Source: Ehrman, Bart D. (2012-03-20). Did Jesus Exist?: The Historical Argument for Jesus of Nazareth (Kindle Locations 702-712). Harper Collins, Inc.. Kindle Edition.
Taken from Bart Ehrman’s “Jesus Interrupted”:
In response to the assertion, made by conservative evangelicals, that not a single important Christian doctrine is affected by any textual variant, I point out:
a. It simply isn’t true that important doctrines are not involved. As a key example: the only place in the entire New Testament where the doctrine of the Trinity is explicitly taught is in a passage that made it into the King James translation (1 John 5:7–8) but is not found in the vast majority of the Greek manuscripts of the New Testament. I would suggest that the Trinity is a rather important Christian doctrine. A typical response to this rebuttal is that the doctrine of the Trinity can be found in Scripture without appealing to 1 John 5:7–8. My reply is that this is true of every single Christian doctrine. In my experience, theologians do not hold to a doctrine because it is found in just one verse; you can take away just about any verse and still find just about any Christian doctrine somewhere else if you look hard enough.
ad Taken from here: https://ehrmanblog.org/do-textual-variants-really-matter-for-anything/
Before explaining that, let me deal head on with the objection that no variants threaten any “significant Christian doctrine.” I’m not sure that’s *entirely* true – depending on what one means by the term “threaten.” For example, there is only one verse in the entire New Testament that explicitly teaches the Christian doctrine of the Trinity, 1 John 5:7-8 – “There are three in heaven, the Father, the Word, and the Holy Spirit, and these three are one.” That’s the Trinity – three persons who are all one. The doctrine is explicitly stated nowhere else. But this verse was not originally in the New Testament. It is a later addition.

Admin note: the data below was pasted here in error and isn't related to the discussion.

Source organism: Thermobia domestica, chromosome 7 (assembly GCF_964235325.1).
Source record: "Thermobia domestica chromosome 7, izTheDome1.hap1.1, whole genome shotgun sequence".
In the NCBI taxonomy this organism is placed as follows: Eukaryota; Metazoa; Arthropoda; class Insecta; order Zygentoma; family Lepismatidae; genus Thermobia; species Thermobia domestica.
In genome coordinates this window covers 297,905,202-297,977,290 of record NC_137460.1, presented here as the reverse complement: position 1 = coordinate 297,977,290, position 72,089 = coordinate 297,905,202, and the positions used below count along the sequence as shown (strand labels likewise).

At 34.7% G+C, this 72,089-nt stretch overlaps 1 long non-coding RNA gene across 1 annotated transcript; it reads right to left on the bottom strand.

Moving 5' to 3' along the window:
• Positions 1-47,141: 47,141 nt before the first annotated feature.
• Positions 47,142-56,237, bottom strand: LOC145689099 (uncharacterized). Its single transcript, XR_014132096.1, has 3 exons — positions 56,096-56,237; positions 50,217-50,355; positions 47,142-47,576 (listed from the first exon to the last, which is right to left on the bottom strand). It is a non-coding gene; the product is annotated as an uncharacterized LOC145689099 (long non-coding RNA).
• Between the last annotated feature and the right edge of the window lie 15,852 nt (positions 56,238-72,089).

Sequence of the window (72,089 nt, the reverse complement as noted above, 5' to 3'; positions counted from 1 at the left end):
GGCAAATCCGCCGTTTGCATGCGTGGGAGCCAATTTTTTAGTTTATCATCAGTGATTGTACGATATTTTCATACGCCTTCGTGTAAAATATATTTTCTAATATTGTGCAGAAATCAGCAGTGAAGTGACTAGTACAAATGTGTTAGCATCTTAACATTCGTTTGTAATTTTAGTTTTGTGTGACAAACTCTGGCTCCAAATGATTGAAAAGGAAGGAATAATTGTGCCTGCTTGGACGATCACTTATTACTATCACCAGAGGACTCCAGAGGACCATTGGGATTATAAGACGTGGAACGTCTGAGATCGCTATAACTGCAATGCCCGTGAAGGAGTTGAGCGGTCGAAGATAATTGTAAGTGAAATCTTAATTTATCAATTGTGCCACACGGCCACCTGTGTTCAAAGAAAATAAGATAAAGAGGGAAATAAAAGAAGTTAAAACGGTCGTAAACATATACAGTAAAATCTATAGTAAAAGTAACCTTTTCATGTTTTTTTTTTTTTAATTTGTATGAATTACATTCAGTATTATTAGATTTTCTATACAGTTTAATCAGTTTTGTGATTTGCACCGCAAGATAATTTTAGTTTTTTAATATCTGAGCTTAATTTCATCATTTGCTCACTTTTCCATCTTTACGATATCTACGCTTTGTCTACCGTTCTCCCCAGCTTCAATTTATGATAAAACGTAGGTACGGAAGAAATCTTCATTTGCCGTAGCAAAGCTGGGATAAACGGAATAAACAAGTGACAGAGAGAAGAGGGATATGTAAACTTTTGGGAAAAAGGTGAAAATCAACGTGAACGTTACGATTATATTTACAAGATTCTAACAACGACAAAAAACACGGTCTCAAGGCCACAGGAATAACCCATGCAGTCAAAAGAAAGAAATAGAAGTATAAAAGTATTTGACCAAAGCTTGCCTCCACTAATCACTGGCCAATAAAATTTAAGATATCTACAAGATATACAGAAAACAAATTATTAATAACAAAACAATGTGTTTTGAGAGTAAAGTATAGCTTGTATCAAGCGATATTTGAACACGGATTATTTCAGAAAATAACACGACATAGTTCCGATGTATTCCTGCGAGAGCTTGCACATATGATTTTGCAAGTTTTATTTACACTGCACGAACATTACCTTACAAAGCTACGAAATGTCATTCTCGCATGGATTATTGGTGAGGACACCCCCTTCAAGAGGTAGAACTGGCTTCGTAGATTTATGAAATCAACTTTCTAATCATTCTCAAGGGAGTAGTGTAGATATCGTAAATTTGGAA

Taken from Bart Ehrman’s Misquoting Jesus, page 10:
“This kind of realization coincided with the problems I was encountering the more closely I studied the surviving Greek manuscripts of the New Testament. It is one thing to say that the originals were inspired, but the reality is that we don’t have the originals—so saying they were inspired doesn’t help me much, unless I can reconstruct the originals. Moreover, the vast majority of Christians for the entire history of the church have not had access to the originals, making their inspiration something of a moot point. Not only do we not have the originals, we don’t have the first copies of the originals. We don’t even have copies of the copies of the originals, or copies of the copies of the copies of the originals. What we have are copies made later—much later. In most instances, they are copies made many centuries later. And these copies all differ from one another, in many thousands of places. As we will see later in this book, these copies differ from one another in so many places that we don’t even know how many differences there are. Possibly it is easiest to put it in comparative terms: there are more differences among our manuscripts than there are words in the New Testament.”